Gogoro co-founder and CEO Horace Luke wants to “go big” in India even as the Taiwanese company faces challenges in its home country.
The potential of India, it seems, is simply to ripe to ignore and not just because it’s the world’s biggest two-wheeler market, where 15–20 million new two-wheelers hit roads every year. Luke also sees the world’s most populous country as a launch pad that will accelerate its global expansion in other markets. It’s not a bad tactic, considering India is already on a spree to become a competitive manufacturing hub for all major international brands and products starting from smartphones to satellites.
Earlier this month, Gogoro made its first commercial entry into India with the introduction of its battery-swapping network and smartscooters after running pilots and investing millions of dollars in the country. Talking on the sidelines with Luke at the company’s event, it’s clear his ambitions stretch beyond this initial debut.
Founded in 2011 by former HTC executives Luke and Matt Taylor, Gogoro considers itself the Android of all EVs. It offers its proprietary technology to other automobile manufacturers alongside selling its own branded scooters with swappable batteries. The company already operates in markets including China, Indonesia, Singapore, Israel and the Philippines — alongside its hometown in Taiwan.
The company has picked India as a strategic market from where it can reach a number of new users and enter new markets, starting with neighboring country Nepal, Luke said at the company’s launch in New Delhi.
The new developments are on the heels of Gogoro’s earlier India announcements, including the early battery-swapping pilot in Delhi, a partnership with Belrise Industries to invest a total of $2.5 billion in Maharashtra to build its battery-swapping infrastructure and network in the western peninsular state and $25 million investment in electric fleet management startup Zypp Electric.
Gogoro is in talks with various local and global players to expand its business and presence in India, Luke stated without sharing any names. The company is already working with domestic manufacturers to produce its components locally, which it currently assembles at a facility in Maharashtra in partnership with Foxconn. It is also looking to partner with Indian and global automobile manufacturers who can deploy its technology, helping to grow its business in the country.
The company has about 11 vehicle manufacturers in Taiwan that are building vehicles of different sizes and configurations based on its standard battery size, the executive said. These include the likes of Suzuki, Yamaha, and Aeonmotor, among others. He indicated that some of these may come to India along with Gogoro’s swappable battery technology over time.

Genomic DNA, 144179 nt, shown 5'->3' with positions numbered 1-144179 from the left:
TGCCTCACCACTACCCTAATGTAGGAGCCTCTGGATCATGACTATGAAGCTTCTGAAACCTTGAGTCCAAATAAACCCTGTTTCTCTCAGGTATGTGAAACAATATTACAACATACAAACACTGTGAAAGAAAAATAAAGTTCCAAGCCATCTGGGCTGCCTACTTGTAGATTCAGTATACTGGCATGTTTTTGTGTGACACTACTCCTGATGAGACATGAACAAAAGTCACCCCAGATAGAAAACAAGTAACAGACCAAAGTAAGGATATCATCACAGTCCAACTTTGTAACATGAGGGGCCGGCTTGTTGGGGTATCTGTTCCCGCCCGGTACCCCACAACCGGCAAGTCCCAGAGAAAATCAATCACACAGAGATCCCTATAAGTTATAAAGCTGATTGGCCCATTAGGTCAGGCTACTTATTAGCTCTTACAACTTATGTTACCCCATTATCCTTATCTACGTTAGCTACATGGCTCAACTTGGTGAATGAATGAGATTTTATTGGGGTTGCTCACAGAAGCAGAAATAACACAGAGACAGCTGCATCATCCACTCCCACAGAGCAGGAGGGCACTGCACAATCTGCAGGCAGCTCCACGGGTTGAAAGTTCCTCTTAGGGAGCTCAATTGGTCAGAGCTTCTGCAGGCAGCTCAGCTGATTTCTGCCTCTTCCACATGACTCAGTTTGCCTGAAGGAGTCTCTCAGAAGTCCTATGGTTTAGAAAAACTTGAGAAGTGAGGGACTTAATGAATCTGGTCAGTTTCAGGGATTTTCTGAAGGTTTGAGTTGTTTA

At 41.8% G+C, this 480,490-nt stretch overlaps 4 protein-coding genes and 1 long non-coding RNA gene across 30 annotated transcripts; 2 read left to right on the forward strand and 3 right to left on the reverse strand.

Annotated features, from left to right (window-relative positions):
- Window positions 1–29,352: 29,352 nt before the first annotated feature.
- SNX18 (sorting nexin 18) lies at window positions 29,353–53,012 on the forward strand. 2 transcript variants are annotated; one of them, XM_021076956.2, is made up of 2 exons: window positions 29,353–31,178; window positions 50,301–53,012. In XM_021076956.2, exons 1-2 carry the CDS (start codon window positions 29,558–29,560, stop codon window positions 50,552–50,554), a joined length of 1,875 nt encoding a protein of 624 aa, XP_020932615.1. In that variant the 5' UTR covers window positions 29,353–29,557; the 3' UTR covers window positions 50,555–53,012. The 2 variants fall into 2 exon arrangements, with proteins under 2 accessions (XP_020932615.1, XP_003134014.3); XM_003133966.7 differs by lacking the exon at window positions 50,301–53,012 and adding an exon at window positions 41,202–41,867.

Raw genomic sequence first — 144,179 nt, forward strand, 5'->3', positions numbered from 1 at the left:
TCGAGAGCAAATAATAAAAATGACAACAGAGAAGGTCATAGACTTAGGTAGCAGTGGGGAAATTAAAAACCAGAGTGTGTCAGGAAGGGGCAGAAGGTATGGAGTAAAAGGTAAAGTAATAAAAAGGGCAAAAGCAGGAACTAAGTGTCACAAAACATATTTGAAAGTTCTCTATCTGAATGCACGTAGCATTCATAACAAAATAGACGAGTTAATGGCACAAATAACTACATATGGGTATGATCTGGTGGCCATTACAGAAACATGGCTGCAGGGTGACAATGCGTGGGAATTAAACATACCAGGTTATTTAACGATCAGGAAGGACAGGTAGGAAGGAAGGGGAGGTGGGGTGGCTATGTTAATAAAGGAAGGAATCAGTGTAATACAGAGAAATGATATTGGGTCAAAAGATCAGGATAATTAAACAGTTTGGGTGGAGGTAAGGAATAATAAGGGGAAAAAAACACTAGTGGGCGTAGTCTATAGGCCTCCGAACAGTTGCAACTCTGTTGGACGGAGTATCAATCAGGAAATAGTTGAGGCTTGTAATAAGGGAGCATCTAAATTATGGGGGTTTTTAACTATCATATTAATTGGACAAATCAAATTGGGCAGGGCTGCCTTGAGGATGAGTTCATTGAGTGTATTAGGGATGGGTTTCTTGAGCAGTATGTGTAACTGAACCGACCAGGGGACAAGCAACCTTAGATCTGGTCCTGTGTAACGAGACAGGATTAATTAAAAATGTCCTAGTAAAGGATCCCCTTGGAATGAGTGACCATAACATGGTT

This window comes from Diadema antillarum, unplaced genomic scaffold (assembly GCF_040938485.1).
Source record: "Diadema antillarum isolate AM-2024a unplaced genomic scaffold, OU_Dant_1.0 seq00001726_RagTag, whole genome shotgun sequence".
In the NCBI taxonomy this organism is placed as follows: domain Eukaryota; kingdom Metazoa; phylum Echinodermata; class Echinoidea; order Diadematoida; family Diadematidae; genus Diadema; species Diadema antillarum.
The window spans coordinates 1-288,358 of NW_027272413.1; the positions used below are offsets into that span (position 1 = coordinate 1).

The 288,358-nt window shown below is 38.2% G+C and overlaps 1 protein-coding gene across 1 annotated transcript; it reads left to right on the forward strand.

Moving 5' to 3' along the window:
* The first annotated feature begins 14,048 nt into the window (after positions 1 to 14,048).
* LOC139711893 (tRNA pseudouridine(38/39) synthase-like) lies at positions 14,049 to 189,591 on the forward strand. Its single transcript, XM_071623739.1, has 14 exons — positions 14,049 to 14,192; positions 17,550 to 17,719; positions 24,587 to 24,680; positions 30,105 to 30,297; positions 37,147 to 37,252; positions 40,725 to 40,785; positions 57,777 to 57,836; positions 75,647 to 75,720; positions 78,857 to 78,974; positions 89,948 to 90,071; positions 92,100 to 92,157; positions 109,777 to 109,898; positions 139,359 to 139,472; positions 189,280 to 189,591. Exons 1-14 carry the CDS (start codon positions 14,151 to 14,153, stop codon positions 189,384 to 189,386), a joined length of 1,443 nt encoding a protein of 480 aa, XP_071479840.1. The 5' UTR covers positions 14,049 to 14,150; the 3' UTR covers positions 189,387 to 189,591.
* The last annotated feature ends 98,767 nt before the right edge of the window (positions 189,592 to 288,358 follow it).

“Everybody’s waiting for me to bring the network,” Luke said without divulging specific details. “Once the network goes live, they’ll [partners] bring in their capacity and capability.”
In April 2021, Gogoro partnered with Indian two-wheeler giant Hero MotoCorp to roll out its battery-swapping network in the country. However, that deal has not yielded any results.
When asked how Gogoro will utilize its partnership with Hero MotoCorp and why it did not choose the local automobile player for its debut and instead introduced its own range of smartscooters in the country, Luke shared a sketchy response and said the top management of Hero MotoCorp did wish him success before the launch.
“Their [Hero MotoCorp] brand and company as a whole is very B2C focused… As we launch with a B2B focus first, we keep them abreast of all the stuff that’s happening,” he said. “We’re an open platform. One day, they’ll be ready [to] launch a vehicle using our system. But it’s really a chicken and egg [situation]. I need to prove that there is a platform that is ready before they actually can go in, come in and do that.”
Mimicking Taiwan model
Gogoro plans to simulate its Taiwan growth in India by launching 30 stations in Delhi by the first quarter of 2024. The company began its journey in Taipei with the same number of stations but has since expanded to 12,500 stations that serve around 600,000 vehicles throughout Taiwan. It is open to making many more investments in India to reach that level and even grow bigger over time.
“If you think about Pan India, we are talking about several billion dollars easily by 2030–2032,” Luke asserted.